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Summer and road trips go hand-in-hand like sprinklers, sparklers and ice cream on a hot, humid day.

There’s something incredibly romantic about packing up the car, planning the perfect playlist, plotting the path and hitting the road for new adventures. Who knows what the open road will hold?

There’s just one downside: the reality of a road trip.

Road trips rarely measure up to our fantasies. We dream of adventures, not mile after mile of yellow lines and Ohio rest stops. Like a college fling, within hours, the romance is gone, tortilla chips cover the back seat and it can’t end quickly enough.

I was reminded of that as my husband and I sat on the side of a busy East Coast interstate earlier this month with our two kids, waiting for a tow truck to arrive after our car stalled out for the second time. A road trip quickly loses its appeal when you have to ask AAA if the tow truck will have room for two car seats for your kids and you’re still four hours from your destination.

But the allure of a road trip is hard to resist.

My husband and I have done many long road trips, several along the East Coast and another near the Grand Canyon and Utah. When there is time for stops along the way, when the journey matters and not just the destination, a road trip can be hard to beat.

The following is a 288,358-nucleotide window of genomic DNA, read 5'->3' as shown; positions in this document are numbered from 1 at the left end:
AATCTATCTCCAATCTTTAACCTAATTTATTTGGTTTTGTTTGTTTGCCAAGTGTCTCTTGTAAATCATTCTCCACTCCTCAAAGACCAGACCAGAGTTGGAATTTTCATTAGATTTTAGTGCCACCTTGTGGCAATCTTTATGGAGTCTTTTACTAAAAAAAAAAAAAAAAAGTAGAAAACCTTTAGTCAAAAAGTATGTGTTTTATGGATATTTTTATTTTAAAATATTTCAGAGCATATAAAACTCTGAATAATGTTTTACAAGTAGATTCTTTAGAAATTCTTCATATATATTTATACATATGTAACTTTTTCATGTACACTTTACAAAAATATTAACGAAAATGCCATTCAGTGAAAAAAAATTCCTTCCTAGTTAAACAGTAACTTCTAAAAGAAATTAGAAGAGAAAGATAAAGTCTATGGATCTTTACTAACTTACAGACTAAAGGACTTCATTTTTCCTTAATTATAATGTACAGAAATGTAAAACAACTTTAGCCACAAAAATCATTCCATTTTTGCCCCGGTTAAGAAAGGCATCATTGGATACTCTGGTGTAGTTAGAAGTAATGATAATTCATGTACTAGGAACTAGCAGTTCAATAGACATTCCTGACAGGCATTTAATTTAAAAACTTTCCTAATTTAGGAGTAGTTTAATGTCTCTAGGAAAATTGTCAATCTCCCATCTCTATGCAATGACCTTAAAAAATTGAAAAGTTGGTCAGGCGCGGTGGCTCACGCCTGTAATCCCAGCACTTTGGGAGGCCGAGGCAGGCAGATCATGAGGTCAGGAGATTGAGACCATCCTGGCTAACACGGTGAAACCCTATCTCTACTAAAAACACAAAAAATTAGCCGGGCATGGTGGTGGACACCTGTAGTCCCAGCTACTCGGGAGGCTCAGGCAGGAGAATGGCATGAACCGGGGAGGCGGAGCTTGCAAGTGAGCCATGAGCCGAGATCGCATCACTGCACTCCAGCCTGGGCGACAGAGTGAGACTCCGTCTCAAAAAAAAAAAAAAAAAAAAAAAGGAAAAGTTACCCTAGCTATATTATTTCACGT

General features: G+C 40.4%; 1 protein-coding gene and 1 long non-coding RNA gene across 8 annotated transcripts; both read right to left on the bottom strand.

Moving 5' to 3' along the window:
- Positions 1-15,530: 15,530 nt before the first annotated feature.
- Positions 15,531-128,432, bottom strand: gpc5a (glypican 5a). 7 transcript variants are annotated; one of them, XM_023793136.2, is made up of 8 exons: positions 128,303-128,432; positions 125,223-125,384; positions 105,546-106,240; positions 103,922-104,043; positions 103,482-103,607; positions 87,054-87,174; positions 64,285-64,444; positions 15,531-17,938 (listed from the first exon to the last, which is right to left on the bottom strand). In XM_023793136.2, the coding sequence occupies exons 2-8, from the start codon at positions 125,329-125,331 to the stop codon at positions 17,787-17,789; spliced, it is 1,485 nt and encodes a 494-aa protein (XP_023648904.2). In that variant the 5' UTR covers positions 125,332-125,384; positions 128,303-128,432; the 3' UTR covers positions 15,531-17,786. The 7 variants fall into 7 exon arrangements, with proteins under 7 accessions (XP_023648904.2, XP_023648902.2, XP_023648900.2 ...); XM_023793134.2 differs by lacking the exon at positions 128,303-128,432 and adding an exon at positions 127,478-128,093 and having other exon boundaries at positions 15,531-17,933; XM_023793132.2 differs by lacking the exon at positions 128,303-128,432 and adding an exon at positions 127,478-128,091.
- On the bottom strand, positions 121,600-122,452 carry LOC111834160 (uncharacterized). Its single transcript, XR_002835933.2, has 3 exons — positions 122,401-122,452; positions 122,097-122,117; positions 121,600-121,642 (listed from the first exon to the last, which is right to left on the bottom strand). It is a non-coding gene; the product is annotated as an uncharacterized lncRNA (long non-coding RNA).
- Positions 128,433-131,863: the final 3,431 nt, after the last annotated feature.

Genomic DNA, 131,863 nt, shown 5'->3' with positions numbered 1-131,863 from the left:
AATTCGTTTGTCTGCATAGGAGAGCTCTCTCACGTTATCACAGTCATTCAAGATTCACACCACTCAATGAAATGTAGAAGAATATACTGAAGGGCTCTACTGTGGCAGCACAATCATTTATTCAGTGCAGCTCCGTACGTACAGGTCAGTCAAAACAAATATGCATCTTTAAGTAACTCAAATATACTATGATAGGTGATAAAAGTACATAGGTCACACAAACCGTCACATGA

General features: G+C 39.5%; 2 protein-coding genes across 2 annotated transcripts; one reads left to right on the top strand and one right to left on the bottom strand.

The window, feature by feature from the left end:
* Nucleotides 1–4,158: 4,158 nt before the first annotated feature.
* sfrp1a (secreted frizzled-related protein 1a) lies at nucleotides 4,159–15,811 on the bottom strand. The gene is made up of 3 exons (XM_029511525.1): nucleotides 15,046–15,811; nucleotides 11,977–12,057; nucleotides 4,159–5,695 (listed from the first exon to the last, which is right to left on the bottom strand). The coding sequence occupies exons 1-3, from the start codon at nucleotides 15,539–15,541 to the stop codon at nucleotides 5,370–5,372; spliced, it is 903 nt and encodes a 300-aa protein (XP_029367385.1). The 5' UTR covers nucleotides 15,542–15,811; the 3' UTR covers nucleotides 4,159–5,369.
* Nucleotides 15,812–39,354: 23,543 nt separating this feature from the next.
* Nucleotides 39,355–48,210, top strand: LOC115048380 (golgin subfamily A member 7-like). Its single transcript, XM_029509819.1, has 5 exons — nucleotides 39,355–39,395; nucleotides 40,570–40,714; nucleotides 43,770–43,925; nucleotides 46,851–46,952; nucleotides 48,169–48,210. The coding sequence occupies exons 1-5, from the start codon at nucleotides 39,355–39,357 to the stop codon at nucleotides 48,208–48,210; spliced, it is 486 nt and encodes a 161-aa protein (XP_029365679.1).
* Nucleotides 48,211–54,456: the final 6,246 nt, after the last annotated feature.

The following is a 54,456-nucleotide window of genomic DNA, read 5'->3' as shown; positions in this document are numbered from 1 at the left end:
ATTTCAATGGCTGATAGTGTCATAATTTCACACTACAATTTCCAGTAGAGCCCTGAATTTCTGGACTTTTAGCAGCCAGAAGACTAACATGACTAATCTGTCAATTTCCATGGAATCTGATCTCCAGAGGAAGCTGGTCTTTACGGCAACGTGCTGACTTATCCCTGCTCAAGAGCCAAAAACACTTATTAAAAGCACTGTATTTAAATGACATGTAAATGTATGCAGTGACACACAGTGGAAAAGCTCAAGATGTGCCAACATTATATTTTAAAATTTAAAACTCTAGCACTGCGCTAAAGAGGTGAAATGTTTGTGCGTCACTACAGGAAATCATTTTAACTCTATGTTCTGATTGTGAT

Children, meanwhile, add a new dimension. I have one child who could be in a car for three days and not look up from the DVD player. The other once spent 17 hours in the car on a massive road trip and slept for 15 minutes the entire day.

A new study conducted by Pioneer Electronics determined that the average American will drive around 79,548 miles on road trips in their lifetime. Based on a survey of 2,000 people, they found that the typical road trip covers around 612 miles.

And there is something to be said about experiencing a place by road: the topography of the land is often different, the architecture of the houses, even the smell of the air.

The website WalletHub recently studied each state in the country, ranking them on 22 key metrics to determine the most fun, scenic and wallet-friendly road trip destinations. The metrics weighed gas costs, lodging, miles of shoreline, even weather.

Oregon ranked No. 1, followed by Utah and Washington. Michigan fell right in the middle at No. 25.

Maine was our destination this summer, which ranked No. 14 overall on WalletHub’s list. For us, we luckily were able to get our car off the highway without a tow truck driver. We drove on surface streets for about 20 minutes to the nearest airport and rented a car for a week while ours was in the shop.

After a fun week with family, we faced the other downside of an epic road trip: the return trip home. Ten hours into our 20-hour drive, at the tail end of Amazon Music’s Road Trip Playlist, our energy and enthusiasm waned. By the time we hit Ohio, seven hours into our second day of driving, my 7-year-old wailed what we were all thinking: “Will we ever be in Michigan?”

Then we saw it: that beautiful blue sign near the Ohio border – “Welcome to Michigan.” We beeped the horn, cheered and whistled. Like a marathon runner hitting the final stretch, we knew we could do it. We just needed to dig deep and finish strong.

By the time we pulled into our driveway, we got out of the car and stretched our legs, so happy to finally be home. We plan to stay put for awhile – or at least until the open road calls again.

mfeighan@detroitnews.com

Twitter: @mfeighan

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